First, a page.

Nanoengineers invent new biomaterial that more closely mimics human tissue

The new biomaterial was created using a brand spanking new biofabrication platform that Chen is developing under a four-year, $1.5 million grant from the National Institutes of Health. This biofabrication process makes use of light, exactly controlled mirrors as well as a computer projection technique — shined on a solution of new cells & polymers — to build three-dimensional scaffolds with well-defined patterns of any shape for tissue engineering.
A new biomaterial designed for repairing damaged human tissue doesn’t wrinkle up when it is stretched. The invention from nanoengineers at the University of Los angeles, San Diego marks a significant breakthrough in tissue engineering because it more closely mimics the properties of native human tissue. Shaochen Chen, professor in the Department of NanoEngineering at the UC San Diego Jacobs School of Engineering, hopes future tissue patches, which are used to repair damaged heart walls, blood vessels & skin, for example, will be more compatible with native human tissue than the patches available today. His findings were published in a recent issue of the journal Advanced Functional Materials.
Although Chen’s team is focused on generating biological materials, he said the manufacturing expertise could be used to engineer plenty of other forms of materials including metal parts used in ships & spacecraft, for example.
“We are also exploring other opportunities,” said Chen. “It’s a brand spanking new material. I think it is a matter of time before more people will pick up & find applications for it in defense, energy & communications, for example.”
Shape turned out to be essential to the new material’s mechanical property. While most engineered tissue is layered in scaffolds that take the shape of circular or square holes, Chen’s team created new shapes called “reentrant honeycomb” & “cut missing rib.” Both shapes exhibit the property of negative Poisson’s ratio (i.e. not wrinkling when stretched) & maintain this property whether the tissue patch has or multiple layers. layer is double the thickness of a human hair, & the number of layers used in a tissue patch depends on the thickness of the native tissue that doctors are trying to repair. A single layer would not be thick to repair a heart wall or skin tissue, for example. The next phase of research will involve working with the Department of Bioengineering at the Jacobs School of Engineering to make tissue grafts to repair damaged blood vessels.

The new biomaterial was created using a brand spanking new biofabrication platform that Chen is developing under a four-year, $1.5 million grant from the National Institutes of Health. This biofabrication process makes use of light, exactly controlled mirrors as well as a computer projection technique — shined on a solution of new cells & polymers — to build three-dimensional scaffolds with well-defined patterns of any shape for tissue engineering.
A new biomaterial designed for repairing damaged human tissue doesn’t wrinkle up when it is stretched. The invention from nanoengineers at the University of Los angeles, San Diego marks a significant breakthrough in tissue engineering because it more closely mimics the properties of native human tissue. Shaochen Chen, professor in the Department of NanoEngineering at the UC San Diego Jacobs School of Engineering, hopes future tissue patches, which are used to repair damaged heart walls, blood vessels & skin, for example, will be more compatible with native human tissue than the patches available today. His findings were published in a recent issue of the journal Advanced Functional Materials.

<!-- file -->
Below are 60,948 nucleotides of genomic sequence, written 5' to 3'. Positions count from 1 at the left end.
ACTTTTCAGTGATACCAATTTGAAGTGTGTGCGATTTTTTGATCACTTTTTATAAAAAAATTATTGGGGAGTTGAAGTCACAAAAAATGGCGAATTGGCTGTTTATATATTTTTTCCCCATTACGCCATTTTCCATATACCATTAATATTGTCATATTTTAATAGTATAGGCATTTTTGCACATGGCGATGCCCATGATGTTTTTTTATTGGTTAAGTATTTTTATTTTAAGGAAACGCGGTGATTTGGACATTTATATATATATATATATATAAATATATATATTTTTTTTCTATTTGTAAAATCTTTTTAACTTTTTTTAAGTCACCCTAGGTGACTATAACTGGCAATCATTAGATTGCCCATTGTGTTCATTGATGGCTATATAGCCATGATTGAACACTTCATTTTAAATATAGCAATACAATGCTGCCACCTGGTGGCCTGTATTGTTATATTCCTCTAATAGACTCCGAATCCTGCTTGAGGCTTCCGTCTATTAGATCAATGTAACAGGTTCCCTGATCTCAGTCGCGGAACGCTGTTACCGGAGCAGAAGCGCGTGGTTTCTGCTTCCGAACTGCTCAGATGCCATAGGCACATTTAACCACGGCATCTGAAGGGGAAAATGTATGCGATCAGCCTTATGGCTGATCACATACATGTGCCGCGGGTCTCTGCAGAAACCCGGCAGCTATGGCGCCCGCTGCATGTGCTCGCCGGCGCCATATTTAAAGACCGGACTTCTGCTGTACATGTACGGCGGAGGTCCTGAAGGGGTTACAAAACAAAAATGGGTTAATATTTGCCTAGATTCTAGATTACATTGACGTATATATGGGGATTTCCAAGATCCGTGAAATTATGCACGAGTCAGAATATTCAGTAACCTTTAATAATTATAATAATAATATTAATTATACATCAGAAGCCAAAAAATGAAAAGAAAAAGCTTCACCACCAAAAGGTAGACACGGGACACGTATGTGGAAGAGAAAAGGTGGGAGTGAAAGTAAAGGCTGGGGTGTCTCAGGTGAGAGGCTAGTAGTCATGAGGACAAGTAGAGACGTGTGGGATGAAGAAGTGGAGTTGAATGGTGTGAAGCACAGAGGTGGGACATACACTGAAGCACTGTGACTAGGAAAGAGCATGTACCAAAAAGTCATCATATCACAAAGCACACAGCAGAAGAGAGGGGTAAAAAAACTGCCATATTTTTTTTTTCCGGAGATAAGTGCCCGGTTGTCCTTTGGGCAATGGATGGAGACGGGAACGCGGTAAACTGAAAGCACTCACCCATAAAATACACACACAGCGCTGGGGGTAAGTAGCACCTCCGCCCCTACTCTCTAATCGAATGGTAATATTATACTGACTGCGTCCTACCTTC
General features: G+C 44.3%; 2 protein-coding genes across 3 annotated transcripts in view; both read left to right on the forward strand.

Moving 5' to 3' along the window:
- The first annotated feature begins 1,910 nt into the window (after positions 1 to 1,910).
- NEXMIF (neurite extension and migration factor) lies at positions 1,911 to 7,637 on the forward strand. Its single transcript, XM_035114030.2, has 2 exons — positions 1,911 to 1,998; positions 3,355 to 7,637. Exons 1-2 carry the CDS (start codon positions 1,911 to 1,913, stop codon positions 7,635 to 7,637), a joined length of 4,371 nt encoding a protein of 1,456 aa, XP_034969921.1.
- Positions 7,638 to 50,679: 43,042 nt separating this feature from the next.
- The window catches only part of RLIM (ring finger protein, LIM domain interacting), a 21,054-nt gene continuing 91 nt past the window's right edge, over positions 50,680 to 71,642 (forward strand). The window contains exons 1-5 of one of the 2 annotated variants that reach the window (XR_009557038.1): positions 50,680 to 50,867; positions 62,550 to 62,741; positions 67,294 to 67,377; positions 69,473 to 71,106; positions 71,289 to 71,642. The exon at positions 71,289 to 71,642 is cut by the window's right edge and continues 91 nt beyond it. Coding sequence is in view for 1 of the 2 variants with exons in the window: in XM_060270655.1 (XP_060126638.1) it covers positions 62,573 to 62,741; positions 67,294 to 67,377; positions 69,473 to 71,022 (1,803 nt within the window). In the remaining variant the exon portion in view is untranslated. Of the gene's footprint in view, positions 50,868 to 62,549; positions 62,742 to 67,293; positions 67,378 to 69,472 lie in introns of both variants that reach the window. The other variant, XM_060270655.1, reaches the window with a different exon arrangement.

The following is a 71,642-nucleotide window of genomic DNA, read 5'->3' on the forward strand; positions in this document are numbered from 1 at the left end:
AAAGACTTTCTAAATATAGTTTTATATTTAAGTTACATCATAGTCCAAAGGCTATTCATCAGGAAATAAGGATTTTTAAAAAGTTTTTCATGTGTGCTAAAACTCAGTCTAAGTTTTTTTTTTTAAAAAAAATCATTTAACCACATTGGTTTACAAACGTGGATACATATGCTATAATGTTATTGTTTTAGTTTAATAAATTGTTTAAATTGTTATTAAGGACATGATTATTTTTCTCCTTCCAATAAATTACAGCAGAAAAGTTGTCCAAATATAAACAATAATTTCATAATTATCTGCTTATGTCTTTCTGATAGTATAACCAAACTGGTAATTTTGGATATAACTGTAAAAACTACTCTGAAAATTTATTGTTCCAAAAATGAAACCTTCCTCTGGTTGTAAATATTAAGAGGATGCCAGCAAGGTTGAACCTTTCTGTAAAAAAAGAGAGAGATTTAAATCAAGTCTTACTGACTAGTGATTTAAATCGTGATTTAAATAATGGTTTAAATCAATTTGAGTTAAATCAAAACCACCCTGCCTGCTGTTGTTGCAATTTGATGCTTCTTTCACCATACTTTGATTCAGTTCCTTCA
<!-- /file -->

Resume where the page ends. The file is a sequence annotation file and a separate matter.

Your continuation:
Although Chen’s team is focused on generating biological materials, he said the manufacturing expertise could be used to engineer plenty of other forms of materials including metal parts used in ships & spacecraft, for example.
“We are also exploring other opportunities,” said Chen. “It’s a brand spanking new material. I think it is a matter of time before more people will pick up & find applications for it in defense, energy & communications, for example.”
Shape turned out to be essential to the new material’s mechanical property. While most engineered tissue is layered in scaffolds that take the shape of circular or square holes, Chen’s team created new shapes called “reentrant honeycomb” & “cut missing rib.” Both shapes exhibit the property of negative Poisson’s ratio (i.e. not wrinkling when stretched) & maintain this property whether the tissue patch has or multiple layers. layer is double the thickness of a human hair, & the number of layers used in a tissue patch depends on the thickness of the native tissue that doctors are trying to repair. A single layer would not be thick to repair a heart wall or skin tissue, for example. The next phase of research will involve working with the Department of Bioengineering at the Jacobs School of Engineering to make tissue grafts to repair damaged blood v
essels.

Source: University of California – San Diego

Enhanced by Zemanta

Leave a Reply

Name *
Email *
Website